Friday, June 25, 2010

Assam Forest Department Ropes in NSG Commando to Train frontline Staff

Assam forest department has realized the need to hone the physical and mental efficiency of frontline staff at the initial training itself. They have roped in an NSG commando to impart rigorous training to new recruits.250 recruits which include women are undergoing the rigorous training. The anti-Poaching drive of the department is expected to get a tremendous boost with this new training.
We were one of the first to emphasize the need to train forest guards using NSG commandos ( Sunday, Mar 16, 2008)  Read what I have written in Hindu here
It would be a great boon for conservation if other states follow this path breaking training methodology.

Wednesday, June 23, 2010

How to Mismanage a Sanctuary - A Horror Story from Karera bird sanctuary, Madhya Pradesh

Karera bird sanctuary in Madhya Pradesh was established in 1981 to help save the Great Indian bustard. Things were hunky-dory in the initial stages. At the time of declaration there were 15 birds. The population grew to 40 over the years. Then mysteriously the dip started. Not a single Great Indian bustard has been sighted since 1994.
Now Madhya Pradesh Government is under pressure from the local populace to declassify the park and it has acquired vociferous proportions. The villagers surrounding the sanctuary are totally against the park authorities. They complain that they are not allowed to buy, sell or make any significant changes to the land.
Experts say Mechanised farming and over-grazing by cattle coupled with encroachment has spelt doom for the sanctuary.
Great Indian bustard requires undisturbed nesting areas. If the egg or offspring do not survive, bustards desert that particular area. On the other hand if the offspring survives, they will return to the same place.
Shri  Alok Kumar IFS, chief conservator of forests recently told BBC "The bird has disappeared over a period of time. Something could have been done earlier. It is impossible to hold any one person responsible,"
This is a classic case of failure of conservation when the needs of the local people are not taken in to consideration while devising conservation strategies. The local community has to be involved in conservation if conservation is to success  in a thickly populated county like India.

Wednesday, June 16, 2010

Survival International voices concern about "Human Safari Tours" in Andaman Islands

Survival International, which campaigns on behalf of tribal groups worldwide, has expressed very serious concern about "Human Safari Tours" in Andaman Islands. The group has identified eight travel groups in India promoting tours to see the indigenous Jarawa people and says this is threatening the very existence of Jarawas.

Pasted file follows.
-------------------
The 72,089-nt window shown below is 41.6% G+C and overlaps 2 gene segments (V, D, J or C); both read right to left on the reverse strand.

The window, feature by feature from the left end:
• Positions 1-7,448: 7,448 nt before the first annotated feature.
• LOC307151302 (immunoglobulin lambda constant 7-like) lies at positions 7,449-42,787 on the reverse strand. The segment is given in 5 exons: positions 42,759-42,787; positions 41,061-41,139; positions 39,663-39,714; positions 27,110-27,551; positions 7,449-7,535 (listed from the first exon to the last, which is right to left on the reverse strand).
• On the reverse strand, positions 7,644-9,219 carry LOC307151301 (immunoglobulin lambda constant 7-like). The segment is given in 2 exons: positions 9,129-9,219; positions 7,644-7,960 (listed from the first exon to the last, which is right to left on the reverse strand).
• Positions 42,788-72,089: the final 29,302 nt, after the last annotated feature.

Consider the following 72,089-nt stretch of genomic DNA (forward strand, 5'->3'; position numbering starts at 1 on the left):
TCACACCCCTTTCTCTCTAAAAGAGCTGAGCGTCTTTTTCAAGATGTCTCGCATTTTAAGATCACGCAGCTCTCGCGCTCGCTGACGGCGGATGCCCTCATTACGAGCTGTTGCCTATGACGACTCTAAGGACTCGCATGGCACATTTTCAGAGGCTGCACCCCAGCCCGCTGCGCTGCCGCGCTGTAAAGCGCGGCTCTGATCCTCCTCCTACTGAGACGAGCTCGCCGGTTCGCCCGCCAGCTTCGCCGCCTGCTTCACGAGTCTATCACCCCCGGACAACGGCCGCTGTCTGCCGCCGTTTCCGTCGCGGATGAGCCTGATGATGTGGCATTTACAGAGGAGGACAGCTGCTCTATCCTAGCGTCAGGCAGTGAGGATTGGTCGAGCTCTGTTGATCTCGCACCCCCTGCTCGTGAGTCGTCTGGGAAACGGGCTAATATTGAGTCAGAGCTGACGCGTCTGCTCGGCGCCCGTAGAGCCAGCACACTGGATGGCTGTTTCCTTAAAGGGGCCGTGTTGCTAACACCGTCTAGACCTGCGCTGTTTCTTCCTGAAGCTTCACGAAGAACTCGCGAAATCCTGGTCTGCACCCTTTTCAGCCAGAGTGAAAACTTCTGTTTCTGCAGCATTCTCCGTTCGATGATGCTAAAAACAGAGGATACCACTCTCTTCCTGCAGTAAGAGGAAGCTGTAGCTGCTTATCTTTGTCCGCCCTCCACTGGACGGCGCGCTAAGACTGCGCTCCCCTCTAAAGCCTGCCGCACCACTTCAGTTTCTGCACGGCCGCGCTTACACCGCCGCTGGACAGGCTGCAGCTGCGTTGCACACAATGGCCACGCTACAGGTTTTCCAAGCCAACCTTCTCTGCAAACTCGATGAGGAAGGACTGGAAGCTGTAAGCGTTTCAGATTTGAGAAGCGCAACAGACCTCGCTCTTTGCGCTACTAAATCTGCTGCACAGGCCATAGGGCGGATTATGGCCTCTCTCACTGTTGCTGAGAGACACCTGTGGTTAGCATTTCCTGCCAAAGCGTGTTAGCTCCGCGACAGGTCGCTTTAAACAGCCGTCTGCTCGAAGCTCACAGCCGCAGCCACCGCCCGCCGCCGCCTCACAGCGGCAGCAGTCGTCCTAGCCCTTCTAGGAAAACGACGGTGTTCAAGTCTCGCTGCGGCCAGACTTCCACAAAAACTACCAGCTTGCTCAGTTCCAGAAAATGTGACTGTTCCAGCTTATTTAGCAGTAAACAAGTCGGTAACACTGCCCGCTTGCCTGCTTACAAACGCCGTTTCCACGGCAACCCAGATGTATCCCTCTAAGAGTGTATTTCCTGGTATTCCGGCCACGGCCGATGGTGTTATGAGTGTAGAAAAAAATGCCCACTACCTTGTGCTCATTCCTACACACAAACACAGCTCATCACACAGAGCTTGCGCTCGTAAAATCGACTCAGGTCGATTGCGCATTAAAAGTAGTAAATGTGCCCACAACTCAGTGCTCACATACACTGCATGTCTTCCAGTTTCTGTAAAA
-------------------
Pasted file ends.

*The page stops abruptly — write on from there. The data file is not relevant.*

Jarawas were among the first people to migrate successfully from Africa to Asia. Presently the Jarawa number about 320 and live in the forests of South and Middle Andaman. They are nomadic, living in bands of 40-50.
It is pertinent to write here that the last speaker of "Bo", one of the 10 Great Andamanese languages, died in January at the age of 85. The threat to Jarawas can be easily ascertained from this incident.
Survival's director Stephen Corry says the Jarawa people lived successfully on their island without contact with outsiders for probably about 55,000 years, until 1998. In 1998, some Jarawa started coming out of their forest to visit nearby towns and settlements for the first time.
Have a look at the Survival International website here

Sunday, June 6, 2010

The Symphony and Cacophony of Sound – Their Role in Wildlife Management

As tourism booms in our wildlife reserves the places are becoming increasingly noisy. This is affecting the health and behavioral pattern of the wild animals. Animals depend on auditory cues to avoid predators, obtain food, and communicate. Auditory systems of some animals are very prone to physical damage from high decibel noise. Animal species that have evolved to take advantage of the quietest conditions in nature are the worst hit. Some human induced sound characteristics have been associated with suppression of the immune system and increased levels of stress-related hormones in animals. Research has demonstrated in unequivocal terms that human-induced noise pollution is one of many factors contributing to the decline of wildlife.